New Jersey Gov. Phil Murphy this week unveiled the state’s energy master plan, which includes provisions to facilitate the proliferation of microgrids in the state.
The plan is intended to move the state toward a goal of 100% clean energy by 2050. To bolster the plan, Murphy also signed Executive Order No. 100, which directs the New Jersey Board of Public Utilities to develop the regulations needed to implement the plan.
Under the energy master plan, the Board of Public Utilities (BPU) is charged with directing the state’s utilities to develop integrated distribution plans, as well as rules that support bi-directional power flows and plans for a pilot non-wires solutions program as an alternative to traditional infrastructure investments by mid-2020.
The regulatory reforms, which the governor’s office refers to as PACT, for Protecting Against Climate Threats, are slated for adoption by January 2022.
Learn more about New Jersey microgrids at Microgrid 2020, June 2-3 in Philadelphia.
Among the goals of the plan is electrification and grid modernization, which the plan recognizes as the “backbone” on which the transition to a clean energy economy will rely.
The plan mentions microgrids as one of the benefits of electrification, along with energy storage, demand flexibility, energy efficiency, load shifting, decentralization, and decarbonization.
Microgrids are mentioned several times in the plan in connection with electrification and non-wires solutions (NWS).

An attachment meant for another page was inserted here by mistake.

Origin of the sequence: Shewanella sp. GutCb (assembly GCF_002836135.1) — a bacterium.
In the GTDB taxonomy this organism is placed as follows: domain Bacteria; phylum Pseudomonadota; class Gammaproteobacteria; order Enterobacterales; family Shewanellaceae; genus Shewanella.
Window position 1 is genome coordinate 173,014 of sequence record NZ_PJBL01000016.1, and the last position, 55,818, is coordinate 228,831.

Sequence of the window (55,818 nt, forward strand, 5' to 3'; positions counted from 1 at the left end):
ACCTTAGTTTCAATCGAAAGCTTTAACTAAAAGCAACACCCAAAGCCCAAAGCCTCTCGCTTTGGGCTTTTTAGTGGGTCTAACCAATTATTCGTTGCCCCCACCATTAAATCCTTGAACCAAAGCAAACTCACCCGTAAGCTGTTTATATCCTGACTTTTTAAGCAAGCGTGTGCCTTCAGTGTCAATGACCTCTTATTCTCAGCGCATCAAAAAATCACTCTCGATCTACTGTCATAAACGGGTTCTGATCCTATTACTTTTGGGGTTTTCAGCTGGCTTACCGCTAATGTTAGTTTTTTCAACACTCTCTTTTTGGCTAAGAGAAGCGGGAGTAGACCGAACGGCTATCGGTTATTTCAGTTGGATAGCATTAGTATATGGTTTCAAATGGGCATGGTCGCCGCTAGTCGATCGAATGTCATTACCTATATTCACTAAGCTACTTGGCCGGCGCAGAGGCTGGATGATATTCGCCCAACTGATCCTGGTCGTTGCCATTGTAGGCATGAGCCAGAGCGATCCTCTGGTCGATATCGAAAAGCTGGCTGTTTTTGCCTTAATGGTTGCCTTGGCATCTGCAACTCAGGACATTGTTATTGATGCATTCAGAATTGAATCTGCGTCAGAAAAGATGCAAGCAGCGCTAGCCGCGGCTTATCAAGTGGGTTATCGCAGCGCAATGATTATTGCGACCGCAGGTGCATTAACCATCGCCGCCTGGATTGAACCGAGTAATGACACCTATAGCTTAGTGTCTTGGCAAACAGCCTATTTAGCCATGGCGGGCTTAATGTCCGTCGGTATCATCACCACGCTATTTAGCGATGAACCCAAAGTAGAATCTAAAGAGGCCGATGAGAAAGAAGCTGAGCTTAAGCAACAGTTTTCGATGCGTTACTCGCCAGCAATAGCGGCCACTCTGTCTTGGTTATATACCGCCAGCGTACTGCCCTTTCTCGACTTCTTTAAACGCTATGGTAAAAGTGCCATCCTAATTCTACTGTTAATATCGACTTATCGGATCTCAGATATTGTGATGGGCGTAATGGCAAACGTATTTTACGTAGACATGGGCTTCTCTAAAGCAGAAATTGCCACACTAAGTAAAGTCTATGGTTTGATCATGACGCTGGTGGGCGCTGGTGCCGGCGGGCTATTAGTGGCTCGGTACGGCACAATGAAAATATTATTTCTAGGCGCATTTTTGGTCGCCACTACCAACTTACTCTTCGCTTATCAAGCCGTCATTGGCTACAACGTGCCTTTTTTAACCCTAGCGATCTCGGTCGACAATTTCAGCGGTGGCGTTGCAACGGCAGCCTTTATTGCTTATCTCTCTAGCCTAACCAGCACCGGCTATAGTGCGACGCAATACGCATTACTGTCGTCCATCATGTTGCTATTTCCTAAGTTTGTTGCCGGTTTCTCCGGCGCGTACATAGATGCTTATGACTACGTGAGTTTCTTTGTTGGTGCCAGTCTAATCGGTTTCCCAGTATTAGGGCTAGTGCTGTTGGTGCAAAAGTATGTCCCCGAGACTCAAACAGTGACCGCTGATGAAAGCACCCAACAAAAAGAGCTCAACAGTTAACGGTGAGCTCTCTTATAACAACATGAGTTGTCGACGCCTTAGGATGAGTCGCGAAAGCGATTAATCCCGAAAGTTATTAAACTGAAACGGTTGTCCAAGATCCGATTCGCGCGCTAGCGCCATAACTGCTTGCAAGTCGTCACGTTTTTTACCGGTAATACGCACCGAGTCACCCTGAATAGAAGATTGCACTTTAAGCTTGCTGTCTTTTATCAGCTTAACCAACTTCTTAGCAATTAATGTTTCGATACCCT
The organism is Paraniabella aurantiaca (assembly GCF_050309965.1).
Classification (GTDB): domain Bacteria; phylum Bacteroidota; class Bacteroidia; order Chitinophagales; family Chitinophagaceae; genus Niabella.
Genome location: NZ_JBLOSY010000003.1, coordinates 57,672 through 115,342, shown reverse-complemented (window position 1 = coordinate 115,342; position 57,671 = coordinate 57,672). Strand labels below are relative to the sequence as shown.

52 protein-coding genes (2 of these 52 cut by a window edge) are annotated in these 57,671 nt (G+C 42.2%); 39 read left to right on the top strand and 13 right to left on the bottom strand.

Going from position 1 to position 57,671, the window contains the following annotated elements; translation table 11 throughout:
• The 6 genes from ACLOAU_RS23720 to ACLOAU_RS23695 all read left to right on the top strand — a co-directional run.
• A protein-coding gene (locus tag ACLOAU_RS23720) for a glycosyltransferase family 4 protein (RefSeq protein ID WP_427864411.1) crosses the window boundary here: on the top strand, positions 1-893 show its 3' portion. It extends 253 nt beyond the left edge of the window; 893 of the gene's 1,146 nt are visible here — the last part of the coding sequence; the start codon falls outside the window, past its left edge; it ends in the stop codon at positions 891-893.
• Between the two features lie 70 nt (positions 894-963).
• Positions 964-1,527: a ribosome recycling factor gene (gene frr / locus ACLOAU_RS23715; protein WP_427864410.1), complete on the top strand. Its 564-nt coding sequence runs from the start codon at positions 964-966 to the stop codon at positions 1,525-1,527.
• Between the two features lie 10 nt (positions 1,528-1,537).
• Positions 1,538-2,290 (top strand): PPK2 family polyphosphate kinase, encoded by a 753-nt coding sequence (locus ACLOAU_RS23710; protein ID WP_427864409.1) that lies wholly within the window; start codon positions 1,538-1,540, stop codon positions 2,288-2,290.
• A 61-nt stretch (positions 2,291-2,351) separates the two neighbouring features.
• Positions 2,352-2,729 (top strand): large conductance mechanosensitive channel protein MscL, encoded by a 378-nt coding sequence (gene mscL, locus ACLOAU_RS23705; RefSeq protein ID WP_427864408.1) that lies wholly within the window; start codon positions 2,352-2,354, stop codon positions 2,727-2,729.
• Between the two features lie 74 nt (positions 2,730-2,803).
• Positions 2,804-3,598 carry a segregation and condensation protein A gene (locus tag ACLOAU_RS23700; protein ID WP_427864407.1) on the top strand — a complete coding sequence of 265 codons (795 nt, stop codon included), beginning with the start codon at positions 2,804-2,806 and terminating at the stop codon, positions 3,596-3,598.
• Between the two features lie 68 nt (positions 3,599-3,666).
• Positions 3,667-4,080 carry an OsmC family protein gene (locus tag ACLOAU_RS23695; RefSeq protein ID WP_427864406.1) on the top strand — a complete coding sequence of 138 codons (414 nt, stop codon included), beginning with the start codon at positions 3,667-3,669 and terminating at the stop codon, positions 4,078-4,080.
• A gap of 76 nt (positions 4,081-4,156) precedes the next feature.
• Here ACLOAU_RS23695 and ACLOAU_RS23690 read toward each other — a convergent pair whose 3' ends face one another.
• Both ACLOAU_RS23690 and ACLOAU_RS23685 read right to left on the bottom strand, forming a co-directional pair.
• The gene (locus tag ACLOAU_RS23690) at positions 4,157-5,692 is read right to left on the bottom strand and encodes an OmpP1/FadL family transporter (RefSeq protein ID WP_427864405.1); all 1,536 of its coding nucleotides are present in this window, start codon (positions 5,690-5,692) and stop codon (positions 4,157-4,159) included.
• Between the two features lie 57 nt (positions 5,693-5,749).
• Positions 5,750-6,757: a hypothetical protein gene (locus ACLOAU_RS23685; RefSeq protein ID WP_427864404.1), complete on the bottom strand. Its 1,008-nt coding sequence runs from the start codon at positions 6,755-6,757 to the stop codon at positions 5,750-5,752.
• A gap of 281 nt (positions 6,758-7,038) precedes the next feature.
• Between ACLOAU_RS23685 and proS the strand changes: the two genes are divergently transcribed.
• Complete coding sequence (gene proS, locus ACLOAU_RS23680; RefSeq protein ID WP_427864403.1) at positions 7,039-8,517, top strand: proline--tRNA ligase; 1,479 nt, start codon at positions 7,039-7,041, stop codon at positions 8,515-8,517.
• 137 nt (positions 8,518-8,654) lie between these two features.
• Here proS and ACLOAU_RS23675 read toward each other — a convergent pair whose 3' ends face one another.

The other goals of the final plan – a draft version was released last summer – call for:
- Reducing energy consumption and emissions from the transportation sector, including encouraging electric vehicle adoption and electrification of transportation
- Accelerating deployment of renewable energy and distributed energy resources, such as offshore wind, community solar, and energy storage
- Maximizing energy efficiency, including enacting 0.75% and 2% utility energy efficiency standards for natural gas and electricity, respectively, and strengthening building and energy codes and appliance standards
- Reducing energy consumption and emissions in buildings, including the expansion of statewide net zero carbon homes incentive programs
- Supporting energy planning in underserved communities
- Expanding clean energy jobs through investment and research and development efforts
New Jersey has highlighted the role of microgrids in meeting one of the three key aims of its energy master plan, protecting the state against the threat of rising sea levels.
Action already underway to build more microgrids in New Jersey
In 2017, the BPU granted $2 million to 13 towns to conduct microgrid feasibility studies. Funding for the Town Center Distributed Energy Resource Microgrid feasibility studies was used to determine if critical facilities could be connected into a microgrid to provide power and essential services in the event of a power outage.
In June 2019, the BPU approved a $4 million budget for a second phase incentive program for the detailed design of the town center microgrids. In December 2019, the BPU issued a straw proposal and conducted a stakeholder meeting for phase two of the program. This year, the BPU expects to solicit competitive applications from the town center feasibility study participants, evaluate applications, and issue detailed design grants.
Separately, the BPU is working with the Department of the Treasury to examine the feasibility of a Statehouse Complex microgrid project, and whether the Statehouse Complex and Trenton microgrid projects could be combined.
Additionally, NJBPU, in partnership with the New Jersey Institute of Technology and Rutgers University, received a $300,000 grant from the US Department of Energy for a microgrid financing study that will produce a financing tool for microgrid developers.
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